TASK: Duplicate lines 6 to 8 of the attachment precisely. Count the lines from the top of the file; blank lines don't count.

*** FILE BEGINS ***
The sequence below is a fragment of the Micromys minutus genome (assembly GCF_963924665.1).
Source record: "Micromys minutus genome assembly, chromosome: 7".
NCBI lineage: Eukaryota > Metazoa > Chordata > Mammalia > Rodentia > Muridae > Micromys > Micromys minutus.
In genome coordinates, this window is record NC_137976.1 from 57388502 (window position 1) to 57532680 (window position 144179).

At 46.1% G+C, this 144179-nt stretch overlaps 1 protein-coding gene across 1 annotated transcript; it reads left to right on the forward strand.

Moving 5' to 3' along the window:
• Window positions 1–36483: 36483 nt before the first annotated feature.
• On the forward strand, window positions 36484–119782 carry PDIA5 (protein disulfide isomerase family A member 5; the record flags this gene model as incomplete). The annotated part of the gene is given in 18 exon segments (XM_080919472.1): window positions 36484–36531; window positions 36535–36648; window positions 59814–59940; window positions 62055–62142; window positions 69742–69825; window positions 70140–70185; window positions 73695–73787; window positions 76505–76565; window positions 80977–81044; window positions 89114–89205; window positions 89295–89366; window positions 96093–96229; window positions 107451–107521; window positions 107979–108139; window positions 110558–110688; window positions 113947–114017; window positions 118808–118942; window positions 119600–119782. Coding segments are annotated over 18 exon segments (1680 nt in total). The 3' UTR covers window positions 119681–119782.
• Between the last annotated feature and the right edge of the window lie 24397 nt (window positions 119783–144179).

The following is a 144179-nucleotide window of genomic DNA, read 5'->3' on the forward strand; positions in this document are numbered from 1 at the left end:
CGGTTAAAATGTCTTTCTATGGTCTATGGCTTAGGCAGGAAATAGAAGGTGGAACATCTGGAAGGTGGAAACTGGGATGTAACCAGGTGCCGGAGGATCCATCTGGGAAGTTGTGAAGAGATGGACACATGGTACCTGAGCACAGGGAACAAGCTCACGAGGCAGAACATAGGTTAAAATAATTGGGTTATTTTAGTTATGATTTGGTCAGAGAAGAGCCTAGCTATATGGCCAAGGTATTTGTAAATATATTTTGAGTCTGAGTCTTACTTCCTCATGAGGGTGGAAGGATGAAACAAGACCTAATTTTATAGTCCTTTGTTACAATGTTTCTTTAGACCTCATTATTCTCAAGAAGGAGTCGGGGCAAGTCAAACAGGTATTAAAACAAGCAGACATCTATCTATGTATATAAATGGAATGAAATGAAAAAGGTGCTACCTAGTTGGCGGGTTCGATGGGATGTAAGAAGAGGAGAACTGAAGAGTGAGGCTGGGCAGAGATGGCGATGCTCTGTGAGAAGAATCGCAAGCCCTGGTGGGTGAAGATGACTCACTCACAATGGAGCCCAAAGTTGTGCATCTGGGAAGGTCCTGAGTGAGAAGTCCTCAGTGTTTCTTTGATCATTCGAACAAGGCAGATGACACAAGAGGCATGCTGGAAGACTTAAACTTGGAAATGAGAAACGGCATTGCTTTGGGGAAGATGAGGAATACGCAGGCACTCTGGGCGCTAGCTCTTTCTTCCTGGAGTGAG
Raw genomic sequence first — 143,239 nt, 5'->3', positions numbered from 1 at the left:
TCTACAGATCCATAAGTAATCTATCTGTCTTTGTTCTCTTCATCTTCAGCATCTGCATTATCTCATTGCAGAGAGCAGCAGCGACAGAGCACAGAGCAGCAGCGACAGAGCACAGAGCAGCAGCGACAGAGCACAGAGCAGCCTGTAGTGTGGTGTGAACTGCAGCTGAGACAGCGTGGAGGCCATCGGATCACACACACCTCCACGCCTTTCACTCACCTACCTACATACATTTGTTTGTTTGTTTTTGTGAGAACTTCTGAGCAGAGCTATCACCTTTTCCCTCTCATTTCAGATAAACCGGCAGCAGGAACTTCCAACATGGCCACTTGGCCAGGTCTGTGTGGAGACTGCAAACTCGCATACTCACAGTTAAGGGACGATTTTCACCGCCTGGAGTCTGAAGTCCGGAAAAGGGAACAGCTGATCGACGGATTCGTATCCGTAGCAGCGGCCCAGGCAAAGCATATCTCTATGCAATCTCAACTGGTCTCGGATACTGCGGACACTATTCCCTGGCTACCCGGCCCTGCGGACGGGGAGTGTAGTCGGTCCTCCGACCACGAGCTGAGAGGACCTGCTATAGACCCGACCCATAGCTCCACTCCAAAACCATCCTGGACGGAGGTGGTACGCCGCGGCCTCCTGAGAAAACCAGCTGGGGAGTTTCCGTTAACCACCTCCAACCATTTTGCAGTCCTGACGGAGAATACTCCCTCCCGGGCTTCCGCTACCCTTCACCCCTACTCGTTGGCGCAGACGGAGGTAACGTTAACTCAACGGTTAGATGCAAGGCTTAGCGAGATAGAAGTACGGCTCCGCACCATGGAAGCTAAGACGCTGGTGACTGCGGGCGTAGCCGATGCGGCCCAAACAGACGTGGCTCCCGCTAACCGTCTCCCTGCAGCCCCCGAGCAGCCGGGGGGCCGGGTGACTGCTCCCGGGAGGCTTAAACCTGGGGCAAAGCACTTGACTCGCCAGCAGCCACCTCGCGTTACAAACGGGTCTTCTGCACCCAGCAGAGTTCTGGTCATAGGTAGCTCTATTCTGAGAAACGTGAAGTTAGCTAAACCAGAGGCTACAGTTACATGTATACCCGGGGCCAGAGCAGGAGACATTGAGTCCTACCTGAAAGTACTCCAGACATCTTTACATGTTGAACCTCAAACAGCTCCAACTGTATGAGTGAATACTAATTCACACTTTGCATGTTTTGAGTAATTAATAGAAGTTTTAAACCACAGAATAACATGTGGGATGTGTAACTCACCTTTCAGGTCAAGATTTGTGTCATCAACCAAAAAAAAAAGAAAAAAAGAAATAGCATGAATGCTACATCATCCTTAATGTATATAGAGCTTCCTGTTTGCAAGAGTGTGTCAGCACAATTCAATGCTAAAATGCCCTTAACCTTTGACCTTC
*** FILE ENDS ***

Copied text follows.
Moving 5' to 3' along the window:
• Window positions 1–36483: 36483 nt before the first annotated feature.
• On the forward strand, window positions 36484–119782 carry PDIA5 (protein disulfide isomerase family A member 5; the record flags this gene model as incomplete). The annotated part of the gene is given in 18 exon segments (XM_080919472.1): window positions 36484–36531; window positions 36535–36648; window positions 59814–59940; window positions 62055–62142; window positions 69742–69825; window positions 70140–70185; window positions 73695–73787; window positions 76505–76565; window positions 80977–81044; window positions 89114–89205; window positions 89295–89366; window positions 96093–96229; window positions 107451–107521; window positions 107979–108139; window positions 110558–110688; window positions 113947–114017; window positions 118808–118942; window positions 119600–119782. Coding segments are annotated over 18 exon segments (1680 nt in total). The 3' UTR covers window positions 119681–119782.